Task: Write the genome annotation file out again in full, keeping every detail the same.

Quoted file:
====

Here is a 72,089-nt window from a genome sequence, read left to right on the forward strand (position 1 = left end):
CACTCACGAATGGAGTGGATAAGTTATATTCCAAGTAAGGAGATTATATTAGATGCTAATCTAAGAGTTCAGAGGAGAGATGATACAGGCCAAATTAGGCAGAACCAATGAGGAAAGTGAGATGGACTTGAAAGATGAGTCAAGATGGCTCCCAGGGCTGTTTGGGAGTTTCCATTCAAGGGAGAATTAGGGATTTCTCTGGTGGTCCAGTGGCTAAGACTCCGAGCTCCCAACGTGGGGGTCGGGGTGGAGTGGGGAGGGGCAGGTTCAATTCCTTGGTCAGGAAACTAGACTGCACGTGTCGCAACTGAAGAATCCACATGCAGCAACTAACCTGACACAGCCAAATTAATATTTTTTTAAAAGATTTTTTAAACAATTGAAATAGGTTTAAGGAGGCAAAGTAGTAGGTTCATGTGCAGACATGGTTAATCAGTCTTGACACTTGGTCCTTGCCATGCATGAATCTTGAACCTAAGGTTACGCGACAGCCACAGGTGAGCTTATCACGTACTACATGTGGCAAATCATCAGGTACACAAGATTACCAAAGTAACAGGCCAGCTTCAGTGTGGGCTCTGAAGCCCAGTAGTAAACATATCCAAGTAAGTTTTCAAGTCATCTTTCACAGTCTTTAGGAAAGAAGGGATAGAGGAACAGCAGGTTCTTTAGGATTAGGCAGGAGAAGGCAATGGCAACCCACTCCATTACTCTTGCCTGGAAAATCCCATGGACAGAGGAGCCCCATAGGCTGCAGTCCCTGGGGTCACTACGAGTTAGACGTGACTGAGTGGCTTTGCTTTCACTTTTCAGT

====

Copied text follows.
Here is a 72,089-nt window from a genome sequence, read left to right on the forward strand (position 1 = left end):
CACTCACGAATGGAGTGGATAAGTTATATTCCAAGTAAGGAGATTATATTAGATGCTAATCTAAGAGTTCAGAGGAGAGATGATACAGGCCAAATTAGGCAGAACCAATGAGGAAAGTGAGATGGACTTGAAAGATGAGTCAAGATGGCTCCCAGGGCTGTTTGGGAGTTTCCATTCAAGGGAGAATTAGGGATTTCTCTGGTGGTCCAGTGGCTAAGACTCCGAGCTCCCAACGTGGGGGTCGGGGTGGAGTGGGGAGGGGCAGGTTCAATTCCTTGGTCAGGAAACTAGACTGCACGTGTCGCAACTGAAGAATCCACATGCAGCAACTAACCTGACACAGCCAAATTAATATTTTTTTAAAAGATTTTTTAAACAATTGAAATAGGTTTAAGGAGGCAAAGTAGTAGGTTCATGTGCAGACATGGTTAATCAGTCTTGACACTTGGTCCTTGCCATGCATGAATCTTGAACCTAAGGTTACGCGACAGCCACAGGTGAGCTTATCACGTACTACATGTGGCAAATCATCAGGTACACAAGATTACCAAAGTAACAGGCCAGCTTCAGTGTGGGCTCTGAAGCCCAGTAGTAAACATATCCAAGTAAGTTTTCAAGTCATCTTTCACAGTCTTTAGGAAAGAAGGGATAGAGGAACAGCAGGTTCTTTAGGATTAGGCAGGAGAAGGCAATGGCAACCCACTCCATTACTCTTGCCTGGAAAATCCCATGGACAGAGGAGCCCCATAGGCTGCAGTCCCTGGGGTCACTACGAGTTAGACGTGACTGAGTGGCTTTGCTTTCACTTTTCAGT